The relationship of church and state came into focus recently when the Archbishop of Canterbury, Dr Rowan Williams, argued that the end of Establishment would "not be a disaster" - though he also made it clear that he sees more benefits than disadvantages at the moment, having abandoned his previous Welsh nonconformity since taking over as spiritual head of the Church of England.
On Christmas Eve, the Guardian proclaimed: "[T]he Church of England is a powerful force for good in many communities. It is an effective campaigning organisation (think Make Poverty History, or the London Living Wage campaign), it offers vital neighbourhood support in inner cities, and in rural areas it is often the last surviving local organisation. But while it has radically modernised and adapted its role in society, its relationship with the state is unchanged. The state religion is woven into the fabric of the laws. Even Prince Charles has long since recognised that, in a multi-faith country, this is not sustainable. Now that the government has put revision of the Act of Settlement on to the political agenda alongside the much delayed completion of the reform of the House of Lords - allowing, eventually, a Catholic monarch - it is no longer even constitutionally viable, for it would be extraordinary to have, however nominally, a Catholic as head of the Anglican church.
Disestablishment would ... be the mark of a serious, radical government, prepared to challenge tradition without destroying what is valuable within it. To be a secular state will on the face of it make little difference. It would not stop the church commenting on parliamentary activities, or even trying to sway its own members - any more than the Catholic church feels inhibited from leaning on MPs who are also Catholics. But as the Lords is democratised, the anomaly that leaves 26 bishops automatically seated in the chamber must be completely removed - and so must that lingering whisper of a sense, promoted by the prayers that precede each day's sitting, that the state has a particular relationship not with the people but with the Almighty.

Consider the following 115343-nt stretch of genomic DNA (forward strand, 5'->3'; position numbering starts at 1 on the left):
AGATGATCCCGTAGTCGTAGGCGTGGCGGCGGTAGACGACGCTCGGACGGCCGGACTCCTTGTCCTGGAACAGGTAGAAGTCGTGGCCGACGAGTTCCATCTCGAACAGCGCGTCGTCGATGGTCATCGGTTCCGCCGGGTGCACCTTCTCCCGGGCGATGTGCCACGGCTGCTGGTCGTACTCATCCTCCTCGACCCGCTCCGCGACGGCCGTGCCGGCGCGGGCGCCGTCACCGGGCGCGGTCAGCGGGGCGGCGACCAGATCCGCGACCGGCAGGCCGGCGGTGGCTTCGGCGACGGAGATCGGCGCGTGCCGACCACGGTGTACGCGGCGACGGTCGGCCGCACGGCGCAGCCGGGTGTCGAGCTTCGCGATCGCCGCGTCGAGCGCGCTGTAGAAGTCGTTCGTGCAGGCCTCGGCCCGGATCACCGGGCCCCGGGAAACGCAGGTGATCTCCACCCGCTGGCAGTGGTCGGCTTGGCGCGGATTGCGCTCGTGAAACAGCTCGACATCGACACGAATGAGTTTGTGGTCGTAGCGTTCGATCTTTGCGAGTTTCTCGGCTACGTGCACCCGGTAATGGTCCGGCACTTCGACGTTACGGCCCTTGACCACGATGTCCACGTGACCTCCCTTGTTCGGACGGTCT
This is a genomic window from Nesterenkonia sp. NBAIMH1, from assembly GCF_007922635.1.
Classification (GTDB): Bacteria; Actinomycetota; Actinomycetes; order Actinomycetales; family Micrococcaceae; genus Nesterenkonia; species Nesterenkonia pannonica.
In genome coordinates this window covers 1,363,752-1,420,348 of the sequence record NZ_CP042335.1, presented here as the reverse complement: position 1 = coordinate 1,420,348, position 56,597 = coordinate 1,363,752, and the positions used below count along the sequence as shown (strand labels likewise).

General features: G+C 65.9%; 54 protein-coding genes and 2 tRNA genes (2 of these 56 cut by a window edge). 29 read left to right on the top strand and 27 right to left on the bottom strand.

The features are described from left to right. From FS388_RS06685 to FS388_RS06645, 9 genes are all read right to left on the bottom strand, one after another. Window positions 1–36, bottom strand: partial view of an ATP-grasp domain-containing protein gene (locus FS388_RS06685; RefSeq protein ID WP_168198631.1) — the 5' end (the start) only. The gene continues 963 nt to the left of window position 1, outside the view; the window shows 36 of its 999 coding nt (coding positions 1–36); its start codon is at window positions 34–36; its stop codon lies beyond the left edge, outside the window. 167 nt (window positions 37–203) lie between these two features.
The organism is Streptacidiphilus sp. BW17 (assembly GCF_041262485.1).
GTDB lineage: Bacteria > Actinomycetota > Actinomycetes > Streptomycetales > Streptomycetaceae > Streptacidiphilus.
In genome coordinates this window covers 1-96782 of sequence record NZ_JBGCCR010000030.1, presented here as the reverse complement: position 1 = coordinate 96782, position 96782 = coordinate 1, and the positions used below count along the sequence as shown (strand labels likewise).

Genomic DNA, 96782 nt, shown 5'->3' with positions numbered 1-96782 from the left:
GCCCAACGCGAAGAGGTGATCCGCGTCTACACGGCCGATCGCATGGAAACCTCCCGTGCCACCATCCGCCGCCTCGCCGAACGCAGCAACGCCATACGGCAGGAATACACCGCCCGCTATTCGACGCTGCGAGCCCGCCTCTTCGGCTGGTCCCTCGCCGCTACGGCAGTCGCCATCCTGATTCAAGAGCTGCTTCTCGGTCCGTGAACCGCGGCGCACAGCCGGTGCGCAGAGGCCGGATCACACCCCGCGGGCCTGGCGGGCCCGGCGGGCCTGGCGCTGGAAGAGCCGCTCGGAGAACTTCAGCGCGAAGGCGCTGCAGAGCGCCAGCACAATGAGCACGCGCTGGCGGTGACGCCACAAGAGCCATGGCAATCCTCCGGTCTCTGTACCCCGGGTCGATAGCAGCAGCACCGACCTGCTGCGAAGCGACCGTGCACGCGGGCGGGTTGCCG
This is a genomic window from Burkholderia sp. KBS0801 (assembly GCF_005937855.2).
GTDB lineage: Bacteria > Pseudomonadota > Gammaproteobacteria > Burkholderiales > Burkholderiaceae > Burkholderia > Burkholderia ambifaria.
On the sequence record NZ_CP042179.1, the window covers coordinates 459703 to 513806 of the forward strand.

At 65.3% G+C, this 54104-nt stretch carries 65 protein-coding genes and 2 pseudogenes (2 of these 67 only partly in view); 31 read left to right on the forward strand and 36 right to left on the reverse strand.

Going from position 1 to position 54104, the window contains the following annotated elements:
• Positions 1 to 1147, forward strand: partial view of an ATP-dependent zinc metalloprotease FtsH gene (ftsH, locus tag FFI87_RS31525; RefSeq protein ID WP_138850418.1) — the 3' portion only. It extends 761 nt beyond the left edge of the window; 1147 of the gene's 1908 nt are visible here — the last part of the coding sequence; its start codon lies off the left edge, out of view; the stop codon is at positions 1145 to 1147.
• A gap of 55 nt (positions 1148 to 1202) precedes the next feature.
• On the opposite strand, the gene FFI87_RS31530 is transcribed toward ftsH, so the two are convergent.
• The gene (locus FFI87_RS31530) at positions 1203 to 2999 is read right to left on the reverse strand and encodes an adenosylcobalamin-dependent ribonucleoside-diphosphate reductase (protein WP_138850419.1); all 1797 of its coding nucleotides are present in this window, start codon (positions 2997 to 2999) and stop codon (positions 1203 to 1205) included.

"It would also help the church. If it led, as it could, to the end of the formal structures of the Lambeth conference that places Canterbury at the head of world Anglicanism, it might free the English version to reflect the outlook of most of its own membership rather than trying vainly to balance the demands of misogynist, anti-gay bishops, mainly from Africa, and tolerant liberals, mainly from America. It would be free to engage on equal terms not only with other Christian churches but with Islam. These are all concerns of which the Archbishop of Canterbury, Rowan Williams, often talks. He admits disestablishment would not be disastrous. Yet while acknowledging from his own experience its liberating impact on the Church in Wales, he has set his face against it. He believes that without the support of the state, religion might be sidelined from public life."
Others, such as the religion and society think tank Ekklesia, have argued that far from sidelining religion in public life, the end of privilege and ties to the crown and state would enable the Church of England and other churches to rediscover a more creative role in society.
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